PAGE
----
The second way has historically been for the mobilisations in solidarity with the Palestinians to act as an accelerant to the local class struggle in countries without substantial Palestinian refugee populations. This happens by setting in motion (or deepening) a dynamic that Rosa Luxemburg called the “reciprocal action” between the political and economic aspects of mobilisations from below. The prehistories of the Tunisian and Egyptian Revolutions demonstrate how important the question of solidarity with Palestine can be on the streets and in the workplaces. On the streets, mobilisations for Palestine helped to knit together a “culture of protest”. In the workplaces, Palestine solidarity was one of the few issues that brought “politics” to workers’ organising in the years before the revolutions that began in 2010 and 2011. Moreover, because the tripartite alliance between the US, Israel and other regional militaries is deeply embedded in a large number of local states, solidarity with the Palestinian resistance can be a building block of popular mobilisations against military authorities.
The many diverse forms of struggle in Palestine and the wider region over the last half a century show that lacking an effective strategy to confront, challenge and ultimately break the military institutions at the heart of the state will lead to disaster. During the first wave of Palestinian revolutionary organising at the beginning of the 1970s, the nationalist leadership of the Palestine Liberation Organisation backed off from confrontation with the Jordanian monarchy during “Black September” and was unable to prevent the slide into civil war in Lebanon. During the second wave, peaking in the First Intifada of 1987, the same Palestinian leadership worked alongside Middle Eastern regimes threatened by popular mobilisations for political and social change in order to halt the feedback loop driven by solidarity with the Palestinian struggle. During the revolutions after 2010, popular Palestine solidarity movements ran up against the limits imposed by the political domination of reformist forces bent on compromise with the military at any cost and the preservation of the integrity of the state.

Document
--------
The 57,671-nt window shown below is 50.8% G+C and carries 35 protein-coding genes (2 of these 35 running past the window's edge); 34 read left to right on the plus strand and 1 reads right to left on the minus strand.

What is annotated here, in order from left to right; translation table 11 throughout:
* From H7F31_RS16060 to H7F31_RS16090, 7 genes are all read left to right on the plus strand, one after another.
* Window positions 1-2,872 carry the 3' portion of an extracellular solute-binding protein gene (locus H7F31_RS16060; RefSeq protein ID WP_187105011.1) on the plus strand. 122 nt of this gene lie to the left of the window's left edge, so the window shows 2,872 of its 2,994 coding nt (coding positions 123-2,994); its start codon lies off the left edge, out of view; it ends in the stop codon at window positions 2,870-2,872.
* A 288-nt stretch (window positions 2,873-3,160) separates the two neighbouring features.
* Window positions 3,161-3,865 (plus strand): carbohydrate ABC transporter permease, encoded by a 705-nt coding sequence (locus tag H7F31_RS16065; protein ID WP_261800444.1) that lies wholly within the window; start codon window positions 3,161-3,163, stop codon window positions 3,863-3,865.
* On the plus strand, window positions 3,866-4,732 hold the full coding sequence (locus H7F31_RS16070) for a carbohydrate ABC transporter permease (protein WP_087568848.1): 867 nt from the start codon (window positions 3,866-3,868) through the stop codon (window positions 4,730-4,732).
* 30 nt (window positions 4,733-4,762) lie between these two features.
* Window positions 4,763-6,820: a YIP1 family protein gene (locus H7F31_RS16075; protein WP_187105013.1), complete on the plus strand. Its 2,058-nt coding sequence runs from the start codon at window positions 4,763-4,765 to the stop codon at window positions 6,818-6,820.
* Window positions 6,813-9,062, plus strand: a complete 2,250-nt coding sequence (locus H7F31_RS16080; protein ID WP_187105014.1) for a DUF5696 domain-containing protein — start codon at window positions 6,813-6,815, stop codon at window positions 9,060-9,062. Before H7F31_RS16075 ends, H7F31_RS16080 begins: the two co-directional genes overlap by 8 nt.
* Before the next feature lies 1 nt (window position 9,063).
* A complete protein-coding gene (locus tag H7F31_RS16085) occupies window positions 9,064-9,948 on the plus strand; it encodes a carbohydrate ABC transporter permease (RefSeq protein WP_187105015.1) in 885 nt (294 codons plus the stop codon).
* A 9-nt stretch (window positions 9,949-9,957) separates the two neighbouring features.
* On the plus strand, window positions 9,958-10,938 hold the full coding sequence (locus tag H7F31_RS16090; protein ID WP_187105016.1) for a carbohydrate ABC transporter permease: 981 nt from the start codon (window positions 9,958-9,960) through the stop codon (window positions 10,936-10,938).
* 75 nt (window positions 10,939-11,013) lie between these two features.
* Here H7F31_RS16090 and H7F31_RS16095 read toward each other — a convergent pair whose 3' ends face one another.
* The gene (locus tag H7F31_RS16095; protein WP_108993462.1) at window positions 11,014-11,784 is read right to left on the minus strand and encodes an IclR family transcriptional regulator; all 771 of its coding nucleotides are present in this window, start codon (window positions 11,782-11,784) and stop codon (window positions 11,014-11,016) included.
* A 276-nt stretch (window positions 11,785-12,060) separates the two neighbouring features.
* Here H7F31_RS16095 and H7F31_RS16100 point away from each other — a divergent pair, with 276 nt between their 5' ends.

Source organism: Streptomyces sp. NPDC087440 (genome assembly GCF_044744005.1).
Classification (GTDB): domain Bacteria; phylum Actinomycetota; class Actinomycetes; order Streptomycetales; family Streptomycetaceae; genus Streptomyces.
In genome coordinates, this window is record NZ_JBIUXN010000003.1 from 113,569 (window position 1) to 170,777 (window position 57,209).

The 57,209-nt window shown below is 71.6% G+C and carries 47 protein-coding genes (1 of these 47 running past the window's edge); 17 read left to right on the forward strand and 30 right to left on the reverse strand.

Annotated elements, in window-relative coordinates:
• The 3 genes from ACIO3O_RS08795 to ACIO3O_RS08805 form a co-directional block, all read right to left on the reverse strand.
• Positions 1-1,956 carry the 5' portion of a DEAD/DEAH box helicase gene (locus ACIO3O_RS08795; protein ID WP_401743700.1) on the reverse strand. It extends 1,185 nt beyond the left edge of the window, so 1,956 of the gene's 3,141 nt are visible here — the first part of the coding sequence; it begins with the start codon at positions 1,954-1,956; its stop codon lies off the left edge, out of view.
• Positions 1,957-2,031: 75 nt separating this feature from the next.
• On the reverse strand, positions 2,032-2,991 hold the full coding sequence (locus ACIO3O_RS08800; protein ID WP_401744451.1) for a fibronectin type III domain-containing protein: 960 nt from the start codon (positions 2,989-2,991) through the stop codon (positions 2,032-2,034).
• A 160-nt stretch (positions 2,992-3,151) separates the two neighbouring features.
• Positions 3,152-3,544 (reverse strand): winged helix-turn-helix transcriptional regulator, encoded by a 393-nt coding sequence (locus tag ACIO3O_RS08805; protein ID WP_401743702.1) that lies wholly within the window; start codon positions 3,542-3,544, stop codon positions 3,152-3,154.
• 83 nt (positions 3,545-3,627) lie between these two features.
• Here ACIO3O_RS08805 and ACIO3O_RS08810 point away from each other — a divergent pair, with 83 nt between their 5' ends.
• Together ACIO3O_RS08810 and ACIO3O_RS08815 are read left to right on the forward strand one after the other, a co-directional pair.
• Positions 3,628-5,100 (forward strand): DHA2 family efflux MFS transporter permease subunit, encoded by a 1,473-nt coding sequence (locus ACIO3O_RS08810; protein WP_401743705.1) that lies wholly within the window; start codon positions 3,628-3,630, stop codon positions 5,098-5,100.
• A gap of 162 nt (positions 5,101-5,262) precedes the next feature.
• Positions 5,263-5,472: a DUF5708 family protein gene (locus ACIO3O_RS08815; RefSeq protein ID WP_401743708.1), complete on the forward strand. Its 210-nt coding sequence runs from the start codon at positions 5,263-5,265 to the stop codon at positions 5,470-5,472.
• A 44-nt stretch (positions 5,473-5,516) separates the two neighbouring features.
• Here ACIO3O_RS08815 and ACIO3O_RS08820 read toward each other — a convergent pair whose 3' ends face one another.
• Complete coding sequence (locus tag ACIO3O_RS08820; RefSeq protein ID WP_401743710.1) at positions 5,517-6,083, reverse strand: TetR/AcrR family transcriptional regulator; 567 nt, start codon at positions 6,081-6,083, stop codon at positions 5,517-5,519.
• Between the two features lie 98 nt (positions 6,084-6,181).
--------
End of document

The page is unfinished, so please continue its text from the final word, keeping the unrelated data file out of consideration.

It might nowadays be asked, after the inferno of the counter-revolutions and wars that engulfed Egypt, Syria, Libya and Yemen, is there really any point talking about prospects for a return of revolution in the Middle East and North Africa? Our response should be another question: is there any real choice other than to organise and prepare for such an eventuality? All of the countries where mass popular movements arose in 2019-20 have past traumas on a comparable scale to the defeats of the 2011-2 wave: civil war in Lebanon and Algeria, sanctions, war and occupation in Iraq, multiple wars and genocide in Sudan. Jordan, which is home to a majority Palestinian population, experienced neither revolution nor catastrophic defeat during the last cycle of protest.
Of course, the deep wounds of societal catastrophe in Syria will certainly take a long time to heal, heaping further miseries on the Palestinians resident there. The scars of counter-revolution in Egypt will also last for a long time but, unlike Syria, Egyptian society has not been pulverised by war. Despite the grip of the military, there are still sporadic strikes and protests. A bigger unknown is what kind of opposition movement will survive and re-emerge, and how strong the left will be within it. What is certain is that the current military regime has made sure that Palestine remains on the minds of almost everyone who opposes the dictatorship. The Egyptian activist and blogger Alaa Abd el-Fattah recounts how the whispered news of the 2021 general strike in historic Palestine and Hamas’s rocket attacks on Tel Aviv reached the ward in Tora prison complex, where he is detained. Songs and chants hailing Palestinian resistance echoed between the cells of the leftist, Islamist and nationalist activists.67